The present inventors have discovered that industrial fabrics whose components are comprised of at least 80% to about 95% by weight of PTT, and from about 20% to about 5% by weight, based on the total weight of the composition, of an elastomeric polyester, are as resistant to compaction, and are able to withstand cyclic repetitive stresses as well as components fabricated from polyamide-6/10 or polyamide-6/12 while retaining their dimensional stability. The components are found to be as chemically stable as those formed from PET and are amenable to weaving when formed into monofilament or multifilament yarns. The finished PTT blend components are thus particularly suitable for use in the assembly of industrial fabrics such as press felts for papermaking machines. Components fabricated from neat PTT having an intrinsic viscosity of about 0.90 dL/g or less cannot survive exposure to about 9,000 cycles of repetitive cyclic compressive stress (under the test conditions set out below) without catastrophic failure. We have now discovered that if at least about 5% by weight of an elastomeric polyester is added to the PTT, then components formed from the resulting blend exhibit sufficient resiliency to survive exposure to at least 54,000 cycles of compressive stress. The resistance to repetitive cyclic compressive stress exhibited by components formed from a blend of PTT having an intrinsic viscosity of at least about 0.90 dL/g, and from about 5% up to about 20% of an elastomeric polyester, is at least equal to that of similar components formed from neat PTT resin having an intrinsic viscosity of about 1.3 dL/g. Components fabricated from a blend of from about 95% to about 80% by weight PTT (having an intrinsic viscosity before processing of from about 0.90 to at least 1.3 dL/g), and from about 20% to about 5% by weight based on the total composition of an elastomeric polyester appear to exhibit resistance to repetitive cyclic compressive stress that is roughly equivalent to that obtained from components formed from neat polyamide-6, polyamide 6/6 or polyamide-6/12. Thus components formed from blends of an elastomeric polyester with PTT having a bulk intrinsic viscosity in the range of from about 0.90 dL/g to at least 1.3 dL/g appear to be suitable for use in industrial fabrics intended for environments where resistance to repetitive cyclic compressive stress, abrasive wear, chemical degradation and dimensional stability under changing moisture conditions are important.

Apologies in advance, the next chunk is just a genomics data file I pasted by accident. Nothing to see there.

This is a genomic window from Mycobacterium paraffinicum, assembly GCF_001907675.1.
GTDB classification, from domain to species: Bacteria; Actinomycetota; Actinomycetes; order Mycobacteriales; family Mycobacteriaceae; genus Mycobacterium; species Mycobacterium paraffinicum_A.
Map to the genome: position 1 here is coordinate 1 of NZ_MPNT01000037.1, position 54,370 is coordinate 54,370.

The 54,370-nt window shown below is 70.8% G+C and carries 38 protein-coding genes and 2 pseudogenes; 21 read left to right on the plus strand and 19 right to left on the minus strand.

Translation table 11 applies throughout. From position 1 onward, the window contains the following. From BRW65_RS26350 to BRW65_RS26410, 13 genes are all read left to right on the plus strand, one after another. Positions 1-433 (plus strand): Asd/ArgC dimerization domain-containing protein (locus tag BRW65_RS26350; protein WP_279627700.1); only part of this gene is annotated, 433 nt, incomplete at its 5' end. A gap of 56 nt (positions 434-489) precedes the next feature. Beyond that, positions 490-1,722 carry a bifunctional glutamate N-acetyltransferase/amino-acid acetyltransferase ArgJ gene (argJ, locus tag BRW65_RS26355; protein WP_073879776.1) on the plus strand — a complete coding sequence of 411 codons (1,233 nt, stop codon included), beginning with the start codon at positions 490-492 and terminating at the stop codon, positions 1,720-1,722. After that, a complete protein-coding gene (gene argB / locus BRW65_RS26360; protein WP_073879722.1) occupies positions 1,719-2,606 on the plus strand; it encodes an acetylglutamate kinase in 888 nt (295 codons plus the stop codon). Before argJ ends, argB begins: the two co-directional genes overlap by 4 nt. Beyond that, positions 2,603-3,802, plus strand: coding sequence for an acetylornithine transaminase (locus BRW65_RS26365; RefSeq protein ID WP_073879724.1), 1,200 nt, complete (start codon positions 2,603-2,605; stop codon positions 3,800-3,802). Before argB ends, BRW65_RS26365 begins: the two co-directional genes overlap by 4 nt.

FIG. 1 shows diagrammatically the wet-to-dry dimensional stability of monofilaments prepared from neat polyamides and from a PTT/elastomeric polyester blend.
In its broadest embodiment this invention seeks to provide a thermoplastic polymer blend consisting essentially of from about 95% to about 80% by weight, based on the total composition, of polytrimethylene terephthalate (PTT), having an intrinsic viscosity from about 0.90 dL/g to at least about 1.3 dL/g, and from about 5% to about 20% by weight of an elastomeric polyester.
In a first more narrow embodiment the present invention seeks to provide components which can be assembled into an industrial fabric which are fabricated from a thermoplastic polymer blend consisting essentially of from about 95% to about 80% by weight, based on the total composition, of polytrimethylene terephthalate (PTT), having an intrinsic viscosity from about 0.90 dL/g to at least about 1.3 dL/g, and from about 5% to about 20% by weight of an elastomeric polyester.
In a second narrow embodiment the present invention seeks to provide industrial fabrics including components fabricated from a polymer blend consisting essentially of from about 95% to about 50% by weight, based on the total composition, of polytrimethylene terephthalate (PTT), having an intrinsic viscosity from about 0.90 dL/g to at least about 1.3 dL/g, and from about 5% to about 20% by weight of an elastomeric polyester.
Components such as yarn (monofilament, multifilament and spun) and extrusions formed from this polymer blend can be assembled either alone, or in admixture with components fabricated from other materials, to provide fabrics which are resistant to cyclic repetitive compressive stress and fibrillation, as well as to permanent deformation caused by compressive stress.
The polymer blend may also contain from about 0.05% to about 5% by weight based on the total weight of the composition of one or more conventional additives, such as stabilizers, plastic processing aids, colourants, and inhibitors of oxidative, hydrolytic or thermal degradation. The amount and type of additive used in the blend will be dependent upon the intended end use of the polymer blend.